Murder in the school

Barbara Gloudon

Friday, February 23, 2018

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Imagine if you had migrated to 'the States', as we call it, taking your teenagers with you, and enrolled them in a school, which had the reputation of being one of the best in the area. Not everything is perfect, but the neighbourhood school has been noted for high quality. It provides its students with academic instruction, skills training, recreational activities, and sports as well as outreach activities. How would you deal with evil intruding in the midst of such a place of learning?

In a public school in Broward County, Florida, hell broke loose on Valentine's Day when a well-armed young man, who had been expelled some time before, returned with a high-powered weapon. By the time the student completed his gruesome mission of firing his gun, 14 students and three teachers lay dead.

It was later made public that the 19-year-old had suffered from mental illness. After his massacre, he walked away from the destruction he had caused and was captured on a sidewalk not far from the scene of the slaughter. On a day dedicated to love, he had delivered evil and death.

The school and surrounding community of Parkland where the grim event occurred has become the focus of media, politicians, angry parents, students, and others. The state of Florida, among other places, is in turmoil. This is not the first mass shooting to occur at a school in the US, but this time the reaction has been different.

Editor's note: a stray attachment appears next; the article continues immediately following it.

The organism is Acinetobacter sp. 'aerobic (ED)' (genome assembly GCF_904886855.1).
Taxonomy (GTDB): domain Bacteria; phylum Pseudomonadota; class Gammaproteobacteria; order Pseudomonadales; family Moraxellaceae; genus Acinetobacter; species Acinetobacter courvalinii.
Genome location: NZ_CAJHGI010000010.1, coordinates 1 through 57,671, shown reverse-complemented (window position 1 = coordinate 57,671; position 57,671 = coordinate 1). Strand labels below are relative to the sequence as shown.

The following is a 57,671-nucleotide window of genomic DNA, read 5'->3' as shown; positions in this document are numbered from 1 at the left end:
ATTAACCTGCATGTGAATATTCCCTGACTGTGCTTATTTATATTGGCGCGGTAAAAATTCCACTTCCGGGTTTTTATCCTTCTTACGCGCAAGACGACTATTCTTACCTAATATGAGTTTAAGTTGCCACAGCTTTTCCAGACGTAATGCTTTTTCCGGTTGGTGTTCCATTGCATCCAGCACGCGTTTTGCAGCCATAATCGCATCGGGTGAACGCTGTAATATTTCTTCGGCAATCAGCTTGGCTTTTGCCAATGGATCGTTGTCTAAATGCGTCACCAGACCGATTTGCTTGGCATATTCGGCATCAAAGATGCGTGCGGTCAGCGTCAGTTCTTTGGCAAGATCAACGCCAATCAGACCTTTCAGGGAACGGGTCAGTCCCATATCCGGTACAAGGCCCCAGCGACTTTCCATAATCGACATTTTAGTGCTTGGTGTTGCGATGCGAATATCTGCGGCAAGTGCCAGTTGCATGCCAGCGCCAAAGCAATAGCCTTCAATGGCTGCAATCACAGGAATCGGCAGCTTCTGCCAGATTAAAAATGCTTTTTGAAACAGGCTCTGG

Continuing reports every minute, every moment, on the USA mainland show students and parents swelling with rage and swamped with tears demanding that things change. The heart of the news is the reaction of students who, youth or no youth, have declared their intention to speak up to political leaders, expressing their anger and disgust at how the murders could have happened. They are questioning the availability of weapons of destruction.

The US has been engaged for some time now in arguing over the politics of control of the weapons of destruction, which have been taking lives of all ages and are still enshrined in their law. Here in JA we have experienced the violence brought on by imported instruments of evil. We, too, fear the guns that have caused our murder rate to soar.

In the aftermath of the shooting in Florida young people are on the march, calling for better means of protecting schools and students. Will they succeed?

What if young people in our land were to march against gun violence in Jamaica, what would be the response? Would our young people be permitted to speak up about the evil which they have seen and, like the young Americans, seek justice from their elders?

Idle talk or confused youth?